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What is this??

Posted by nmr82 5 (My Page) on
Fri, May 16, 14 at 10:59

My students and I took over an old garden at school. These weird plants keep popping up. No idea what they are. They have a milky white substance when broken/pulled.

We are in Eastern MA


Follow-Up Postings:

RE: What is this??

?maybe pokeweed (Phytolacca americana)
japanese knotweed (Fallopia japonica)

RE: What is this??

Probably milkweed. The milky white substance is poisonous so be careful around kids. Don't let them get any in their eyes.
Milkweed is the host plant for monarch butterflies. They grow quick and shoot up, then bloom beautiful pink flowers. The monarch butterfly lays the eggs on them adn the caterpillars only eat milkweed. They have a DEEP taproot. Was this a butterfly garden before?
You can do some great education with this.
Much milkweed has been eradicated across the country because it was a weed and monarchs are struggling to survive. Hundreds of people across the country are planting and growing it to assist the monarch from extinction. Google it and you'll find all kinds of articles.
They'll get 4-5 feet tall.In the fall the milkweed seed pods are fabulous. They start green, about the size of 2 golf balls and slowly turn brown. If you leave them they split open and the seeds are carried by the wind on what looks like little pieces of cotton. Harvesting the seed is fun, too. Just let them mature enough before 'picking' them.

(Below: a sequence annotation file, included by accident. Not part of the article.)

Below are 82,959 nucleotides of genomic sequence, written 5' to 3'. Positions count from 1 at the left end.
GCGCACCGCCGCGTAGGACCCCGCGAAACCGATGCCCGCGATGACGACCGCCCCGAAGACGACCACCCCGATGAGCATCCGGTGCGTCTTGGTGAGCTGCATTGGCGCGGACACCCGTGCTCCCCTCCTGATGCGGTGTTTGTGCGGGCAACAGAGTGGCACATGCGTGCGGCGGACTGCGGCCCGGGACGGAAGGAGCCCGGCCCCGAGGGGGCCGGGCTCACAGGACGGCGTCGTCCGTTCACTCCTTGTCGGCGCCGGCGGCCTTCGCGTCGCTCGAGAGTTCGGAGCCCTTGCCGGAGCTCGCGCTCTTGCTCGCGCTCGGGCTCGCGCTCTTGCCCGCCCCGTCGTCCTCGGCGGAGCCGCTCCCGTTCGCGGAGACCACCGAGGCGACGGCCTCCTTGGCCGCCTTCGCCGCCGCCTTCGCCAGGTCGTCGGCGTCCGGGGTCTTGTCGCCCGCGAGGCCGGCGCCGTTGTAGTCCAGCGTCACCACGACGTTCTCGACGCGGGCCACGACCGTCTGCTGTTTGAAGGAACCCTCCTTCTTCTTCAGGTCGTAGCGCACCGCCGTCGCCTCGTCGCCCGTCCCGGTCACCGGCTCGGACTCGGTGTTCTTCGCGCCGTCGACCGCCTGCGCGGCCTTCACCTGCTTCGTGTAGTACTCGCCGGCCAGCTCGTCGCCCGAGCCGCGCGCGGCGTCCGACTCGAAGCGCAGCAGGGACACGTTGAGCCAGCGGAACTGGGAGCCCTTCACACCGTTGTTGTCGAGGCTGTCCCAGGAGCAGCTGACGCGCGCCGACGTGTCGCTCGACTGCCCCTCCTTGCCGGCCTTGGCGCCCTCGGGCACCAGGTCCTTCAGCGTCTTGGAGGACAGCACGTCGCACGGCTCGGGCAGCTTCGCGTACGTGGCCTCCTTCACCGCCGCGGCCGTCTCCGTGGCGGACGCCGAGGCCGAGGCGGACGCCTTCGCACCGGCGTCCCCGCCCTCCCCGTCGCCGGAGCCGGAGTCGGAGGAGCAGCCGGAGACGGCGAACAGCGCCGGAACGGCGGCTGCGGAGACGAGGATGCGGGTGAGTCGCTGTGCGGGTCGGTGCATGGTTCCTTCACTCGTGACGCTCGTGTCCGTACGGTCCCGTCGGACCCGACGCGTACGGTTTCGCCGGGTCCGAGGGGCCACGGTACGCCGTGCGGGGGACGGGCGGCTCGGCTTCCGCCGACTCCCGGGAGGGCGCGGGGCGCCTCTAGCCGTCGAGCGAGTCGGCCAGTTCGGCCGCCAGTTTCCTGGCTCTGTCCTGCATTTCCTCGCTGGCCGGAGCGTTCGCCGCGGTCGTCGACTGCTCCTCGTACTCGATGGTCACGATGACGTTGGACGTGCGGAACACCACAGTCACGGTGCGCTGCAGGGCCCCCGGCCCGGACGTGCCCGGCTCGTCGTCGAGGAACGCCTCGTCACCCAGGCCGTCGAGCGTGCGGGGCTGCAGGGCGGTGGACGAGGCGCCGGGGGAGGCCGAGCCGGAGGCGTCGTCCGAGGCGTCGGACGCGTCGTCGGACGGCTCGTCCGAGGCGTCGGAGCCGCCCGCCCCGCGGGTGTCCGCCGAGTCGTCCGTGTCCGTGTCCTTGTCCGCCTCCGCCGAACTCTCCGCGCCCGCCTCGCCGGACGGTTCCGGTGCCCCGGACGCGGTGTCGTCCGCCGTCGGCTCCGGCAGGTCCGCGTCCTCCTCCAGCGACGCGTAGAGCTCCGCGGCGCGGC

href="" target="_blank">milkweed plants double photo 073013doublemilkweedpods_zps5b375de8.jpg

milkweed photo: Milkweed seeding PIC00049.jpg
Heidi zone 4/5 Nebraska

RE: What is this??

i was also thinking milkweed on the top left ..

and the red one is a different plant ..

an actual pic of a leaf... rather than a shoot .. would probably help ...


RE: What is this??

"White and milky" is usually a sign of latex sap, which can cause dermatitis, a rash similar to poison ivy. It's miserable to accidentally find out you're one of the unlucky few susceptible to getting a rash from it. This does not make a plant unwelcome in a garden, just take precautions to avoid contacting the sap when exposed by cutting the plant.

Excellent info, Xian! There are other species of milkweed, with variously colored flowers, but they all have latex sap and Asclepias is the only genus monarch butterfly caterpillars can eat.

RE: What is this??

The red shoot could be japanese knotweed ( or Reynoutria japonica). An invasive plant, hard to get rid off, it spreads by rhyzomes and gets very tall

If you work in that garden, make sure to put any pieces of the knotweed into the rubbish bin, never onto the compost heap

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